FolkWorks Twitter Feed

    FolkWorks member signup

    Read more: Blog Entry JUNE 26TH, 2015


    FULL CALENDAR click here

    TODAY'S EVENTS 6/29/15


    fwpick

    8:00pm LAURENCE JUBER AND GUITAR NOIR

    Coffee Gallery Backstage

    2029 N. Lake Ave., Altadena, CA 92675

    626-798-6236 This email address is being protected from spambots. You need JavaScript enabled to view it.


    FULL ONGOING MUSIC click here

    TODAY'S ONGOING MUSIC 6/29/15

    Ongoing Music


    7:30pm BROMBIES BLUEGRASS every Monday

    Viva Cantina

    900 Riverside Dr., Burbank, CA 91506

    818-515-4444


    7:30pm KULAK'S WOODSHED OPEN MIC (SIGNUP AT 7:00PM) every Monday

    Kulak's Woodshed

    5230-1/2 Laurel Canyon Blvd, North Hollywood, CA 91607-4934

    818-766-9913


    8:00pm - 9:00pm CELTIC ARTS CENTER IRISH CéILí DANCE every Monday

    Celtic Arts Center @ The Mayflower Club

    4843 Laurel Canyon Blvd., Studio City, CA

    818-760-8322


    9:00pm - 11:00pm CELTIC ARTS CENTER IRISH MUSIC SESSION every Monday

    Celtic Arts Center @ The Mayflower Club

    4843 Laurel Canyon Blvd., Studio City, CA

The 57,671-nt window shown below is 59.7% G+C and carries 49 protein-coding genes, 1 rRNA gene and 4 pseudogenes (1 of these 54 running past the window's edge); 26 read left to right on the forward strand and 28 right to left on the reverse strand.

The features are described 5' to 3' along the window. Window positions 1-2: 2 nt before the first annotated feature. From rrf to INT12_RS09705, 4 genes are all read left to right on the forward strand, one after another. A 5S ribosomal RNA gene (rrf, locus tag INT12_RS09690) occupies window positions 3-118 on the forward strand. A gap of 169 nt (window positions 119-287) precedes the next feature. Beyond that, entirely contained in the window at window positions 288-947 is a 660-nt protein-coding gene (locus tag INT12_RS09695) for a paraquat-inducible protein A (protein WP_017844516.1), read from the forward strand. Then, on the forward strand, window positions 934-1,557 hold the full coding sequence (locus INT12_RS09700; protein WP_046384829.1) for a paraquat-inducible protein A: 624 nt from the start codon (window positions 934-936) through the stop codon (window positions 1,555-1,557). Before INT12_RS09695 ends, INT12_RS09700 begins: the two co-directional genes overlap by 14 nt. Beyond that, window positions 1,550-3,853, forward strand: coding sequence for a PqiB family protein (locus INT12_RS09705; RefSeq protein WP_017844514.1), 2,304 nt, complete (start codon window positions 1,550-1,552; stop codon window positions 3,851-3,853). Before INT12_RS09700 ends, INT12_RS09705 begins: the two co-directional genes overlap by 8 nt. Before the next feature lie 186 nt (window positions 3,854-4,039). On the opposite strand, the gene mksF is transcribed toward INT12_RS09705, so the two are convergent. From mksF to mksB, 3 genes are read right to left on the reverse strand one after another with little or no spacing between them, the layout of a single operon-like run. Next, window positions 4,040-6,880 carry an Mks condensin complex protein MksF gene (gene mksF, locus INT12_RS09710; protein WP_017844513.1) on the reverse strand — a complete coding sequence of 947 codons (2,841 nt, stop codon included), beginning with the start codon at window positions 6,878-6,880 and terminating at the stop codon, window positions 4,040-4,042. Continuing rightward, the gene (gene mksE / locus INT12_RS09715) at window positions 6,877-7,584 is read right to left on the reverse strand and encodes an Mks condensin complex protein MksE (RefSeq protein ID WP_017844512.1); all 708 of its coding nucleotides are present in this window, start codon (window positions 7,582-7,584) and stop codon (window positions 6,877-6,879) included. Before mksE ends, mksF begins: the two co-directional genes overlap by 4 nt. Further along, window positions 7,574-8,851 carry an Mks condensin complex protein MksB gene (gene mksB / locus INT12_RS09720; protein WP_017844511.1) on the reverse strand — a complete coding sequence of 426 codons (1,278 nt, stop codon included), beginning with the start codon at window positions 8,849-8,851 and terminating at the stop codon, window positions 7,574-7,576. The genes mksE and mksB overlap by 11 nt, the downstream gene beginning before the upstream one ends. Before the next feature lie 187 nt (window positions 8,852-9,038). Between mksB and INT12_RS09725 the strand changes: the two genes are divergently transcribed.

818-760-8322


Anyone for Yiddish Tango?

By Audrey Coleman

Gustavo BulgachPut the two words “Yiddish” and “tango” together, and some might respond, “You’re joking?” But history bears out a strong connection between the two. These will be evident in the upcoming performance of Yiddish Tango Club at the Skirball Cultural Center on Thursday evening, August 21. Having investigated Vietnamese tango in my June column, this gives me yet another opportunity to dig for treasures in music history.

But first here’s the scoop on the show. Virtuoso klezmer clarinetist Gustavo Bulgach, who launched the Yiddish Tango Club project in 2012, will lead his ensemble in accompanying tangos with lyrics written in Yiddish as well as Argentine tango instrumentals from the early days of the genre and the innovative tangos of Astor Piazzolla. They also will be performing pieces from the klezmer repertoire, freilachs (happy, fast-paced numbers) and nigunim (improvised vocal numbers with roots in religious and particularly Hasidic texts and music). Along with the Bulgach on clarinet and saxophone, the multi-ethnic ensemble includes Andrew Markham on piano, Ken Rosser on guitar, Hiroo Nakano on drums, Hector Pineda on bass and Mariano Dugatkin on accordion and that tango signature instrument, the bandoneón.